The people are very empathetic to the suffering, even rebellion, of others who history has dealt a bad hand. But most of the Irish are not rebellious themselves, although there are wonderful anarchist, environmentalist, and feminist groups. Perhaps much of the revolutionary spirit died in the dozens of rebellions or was shipped abroad in transports to Georgia and Van Diemen's Land or harried into exile around the world.
8. Irish history is not in the past.
The Post Office in Dublin still has bullet holes from the Easter Rising and all of the main streets downtown are named after its heroes, most executed by the British. The Irish have built amazing new museums at Céide Fields and Newgrange and there are dozens of other wonderful historical sights, from famine ships to isolated standing stones.
9. It is a wet little island.
Of course, it seems on most days at least some rain falls, which for the Irish means there is "a bit of mist" (light rain) or it is a "fine soft day" (rain) or "we're having a spot of rain" (a downpour). Unless there is a hurricane, then it is just "a fine day, if a bit wet."
10. The Irish love Irish music.
11. Ireland is more beautiful than you can remember, or imagine.
Of course, it starts with the greens. More different greens than you can count. The greens of the fields, the forests, the waters. But along with the greens are all the browns thinkable, and a rich array of blues, and flowers, wild and nurtured, sprinkled in crannies everywhere, in smears of purple, yellow, white and red.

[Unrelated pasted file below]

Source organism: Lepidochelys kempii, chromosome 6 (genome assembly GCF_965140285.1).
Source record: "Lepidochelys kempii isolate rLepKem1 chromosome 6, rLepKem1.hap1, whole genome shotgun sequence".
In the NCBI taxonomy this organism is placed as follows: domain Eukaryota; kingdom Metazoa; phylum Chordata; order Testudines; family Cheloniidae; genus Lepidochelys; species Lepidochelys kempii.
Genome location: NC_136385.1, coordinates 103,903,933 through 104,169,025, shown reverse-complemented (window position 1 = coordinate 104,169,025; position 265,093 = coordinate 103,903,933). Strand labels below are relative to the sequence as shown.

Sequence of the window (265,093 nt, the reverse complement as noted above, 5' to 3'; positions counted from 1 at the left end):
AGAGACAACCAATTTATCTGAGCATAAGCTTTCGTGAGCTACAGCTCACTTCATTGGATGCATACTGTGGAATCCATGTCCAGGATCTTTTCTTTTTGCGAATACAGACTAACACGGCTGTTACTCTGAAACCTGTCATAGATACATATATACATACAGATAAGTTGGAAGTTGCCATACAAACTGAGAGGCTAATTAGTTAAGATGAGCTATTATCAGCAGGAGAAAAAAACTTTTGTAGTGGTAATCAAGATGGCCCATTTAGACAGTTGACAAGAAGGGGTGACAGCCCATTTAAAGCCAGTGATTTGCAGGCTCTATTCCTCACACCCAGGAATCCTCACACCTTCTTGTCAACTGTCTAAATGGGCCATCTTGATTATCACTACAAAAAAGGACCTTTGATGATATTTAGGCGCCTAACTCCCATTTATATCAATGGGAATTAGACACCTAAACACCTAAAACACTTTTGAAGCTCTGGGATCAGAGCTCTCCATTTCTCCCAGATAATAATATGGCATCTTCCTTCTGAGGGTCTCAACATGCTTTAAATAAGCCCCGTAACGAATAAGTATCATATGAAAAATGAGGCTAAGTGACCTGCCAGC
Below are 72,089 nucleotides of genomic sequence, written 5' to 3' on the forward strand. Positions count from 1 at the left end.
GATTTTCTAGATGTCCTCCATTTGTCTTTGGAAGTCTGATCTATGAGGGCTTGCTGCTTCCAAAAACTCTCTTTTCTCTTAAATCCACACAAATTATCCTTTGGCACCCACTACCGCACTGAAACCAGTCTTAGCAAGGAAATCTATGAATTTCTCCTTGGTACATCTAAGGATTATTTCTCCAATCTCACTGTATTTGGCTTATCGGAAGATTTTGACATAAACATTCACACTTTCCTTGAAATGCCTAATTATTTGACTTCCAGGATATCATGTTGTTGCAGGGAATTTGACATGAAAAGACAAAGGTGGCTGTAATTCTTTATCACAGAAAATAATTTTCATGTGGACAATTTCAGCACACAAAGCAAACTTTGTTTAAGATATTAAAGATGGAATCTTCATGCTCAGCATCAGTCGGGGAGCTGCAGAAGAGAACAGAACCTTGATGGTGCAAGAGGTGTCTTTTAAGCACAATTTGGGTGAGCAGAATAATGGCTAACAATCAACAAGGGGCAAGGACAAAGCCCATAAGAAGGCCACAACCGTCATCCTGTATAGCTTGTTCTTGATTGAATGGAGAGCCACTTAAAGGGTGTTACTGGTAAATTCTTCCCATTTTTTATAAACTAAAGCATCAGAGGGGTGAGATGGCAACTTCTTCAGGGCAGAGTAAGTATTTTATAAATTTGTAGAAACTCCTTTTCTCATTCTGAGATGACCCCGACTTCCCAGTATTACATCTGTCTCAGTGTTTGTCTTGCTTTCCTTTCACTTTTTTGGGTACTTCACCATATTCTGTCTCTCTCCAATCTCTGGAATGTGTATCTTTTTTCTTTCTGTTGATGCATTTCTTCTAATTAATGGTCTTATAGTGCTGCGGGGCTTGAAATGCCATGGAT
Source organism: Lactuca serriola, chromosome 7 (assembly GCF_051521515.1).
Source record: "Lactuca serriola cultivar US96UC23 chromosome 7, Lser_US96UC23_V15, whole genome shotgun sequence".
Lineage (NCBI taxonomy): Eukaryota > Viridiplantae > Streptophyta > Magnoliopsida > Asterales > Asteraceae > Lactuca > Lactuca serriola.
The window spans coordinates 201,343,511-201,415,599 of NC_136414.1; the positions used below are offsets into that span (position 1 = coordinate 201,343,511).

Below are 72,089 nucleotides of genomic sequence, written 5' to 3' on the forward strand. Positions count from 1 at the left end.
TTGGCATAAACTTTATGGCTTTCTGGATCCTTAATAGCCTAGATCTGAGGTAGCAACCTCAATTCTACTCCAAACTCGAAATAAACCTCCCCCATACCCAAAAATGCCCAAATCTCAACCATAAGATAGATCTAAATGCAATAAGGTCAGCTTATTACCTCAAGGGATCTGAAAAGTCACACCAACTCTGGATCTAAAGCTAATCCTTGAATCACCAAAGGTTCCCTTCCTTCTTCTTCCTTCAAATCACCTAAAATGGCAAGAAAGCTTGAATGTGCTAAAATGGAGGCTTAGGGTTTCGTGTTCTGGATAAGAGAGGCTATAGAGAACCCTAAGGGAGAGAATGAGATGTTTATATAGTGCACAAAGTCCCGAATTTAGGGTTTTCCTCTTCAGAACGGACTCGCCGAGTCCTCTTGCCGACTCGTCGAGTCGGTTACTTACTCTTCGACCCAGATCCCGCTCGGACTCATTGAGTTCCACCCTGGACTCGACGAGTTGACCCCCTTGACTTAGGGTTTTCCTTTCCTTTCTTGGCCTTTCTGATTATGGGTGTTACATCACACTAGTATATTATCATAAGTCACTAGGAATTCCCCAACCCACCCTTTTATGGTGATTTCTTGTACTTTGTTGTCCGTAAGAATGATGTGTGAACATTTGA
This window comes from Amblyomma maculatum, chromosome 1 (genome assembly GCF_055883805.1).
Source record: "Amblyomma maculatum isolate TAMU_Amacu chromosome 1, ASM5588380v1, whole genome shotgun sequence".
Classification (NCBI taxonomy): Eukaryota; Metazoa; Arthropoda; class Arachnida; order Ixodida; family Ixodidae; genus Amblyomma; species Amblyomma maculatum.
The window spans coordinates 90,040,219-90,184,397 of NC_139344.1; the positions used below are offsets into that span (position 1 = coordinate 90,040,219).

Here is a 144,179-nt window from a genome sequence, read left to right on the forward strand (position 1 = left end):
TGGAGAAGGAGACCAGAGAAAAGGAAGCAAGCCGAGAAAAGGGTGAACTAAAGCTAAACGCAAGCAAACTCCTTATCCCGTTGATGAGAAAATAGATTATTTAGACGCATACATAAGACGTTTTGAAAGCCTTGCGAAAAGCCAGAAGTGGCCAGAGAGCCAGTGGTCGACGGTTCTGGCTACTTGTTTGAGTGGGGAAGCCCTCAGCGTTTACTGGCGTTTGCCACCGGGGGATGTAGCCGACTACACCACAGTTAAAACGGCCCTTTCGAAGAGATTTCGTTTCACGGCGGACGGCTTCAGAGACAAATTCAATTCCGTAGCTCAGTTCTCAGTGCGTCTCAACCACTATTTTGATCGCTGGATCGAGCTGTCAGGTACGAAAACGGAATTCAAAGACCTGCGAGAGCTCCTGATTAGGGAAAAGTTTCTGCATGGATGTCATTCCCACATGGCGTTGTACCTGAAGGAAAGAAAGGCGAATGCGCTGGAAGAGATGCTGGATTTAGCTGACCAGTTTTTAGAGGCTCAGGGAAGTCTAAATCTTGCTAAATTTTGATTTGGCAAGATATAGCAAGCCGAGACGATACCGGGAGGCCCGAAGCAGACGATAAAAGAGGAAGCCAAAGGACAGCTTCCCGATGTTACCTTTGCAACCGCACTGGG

12. The Irish love writers.
While in the States everywhere you turn someone is writing about the decline of reading, in Ireland the morning TV shows spend much of their time talking about what is in the morning's newspapers. Bookstores are still common and statues of writers ornament the parks of various towns.
I particularly like Roddy Doyle, Colm Toibin, Sebastian Barry and Nuala O'Faolain. And I have to mention, even though it is written by an Irish-American, The Year of the French (the 1798 Rising) and its two sequels, the best historical novels I've ever read.
13. The Irish are really very Irish.
One of the great warrior heroes of Ireland is Cuchulinn. His most famous battle was over stolen cattle. He died standing up, tied to an ancient stone. It was only when a raven came to eat his eyes that his enemies knew he was dead. His statue stands guard to this day in the Dublin Post Office. A symbol of the stubborn persistence that has kept Irish culture alive through the horrors of its history.
AmerginThe Irish character has been shaped by its history, but just as much by the stories the Irish tell about themselves. The Irish have been fostered by their soggly little isle, but just as much by the words they use to describe it. The place is unique. It can’t be explained actually (even by the Irish), for the language isn't so much for explaining life as for living it. You've got to hear it, see it, touch it, drink of it. Go.
I am the wind, which breathes upon the sea,
I am the wave of the ocean,
I am the murmur of the billows,
I am the ox of the seven combats,
I am the vulture upon the rocks,
I am the beam of the sun,
I am the fairest of plants,
I am the wild boar in valor,
I am a salmon in the water,
I am a lake in the plain,
I am a word of knowledge,
I am the point of the lance of battle,
I am the God who created the fire in the head.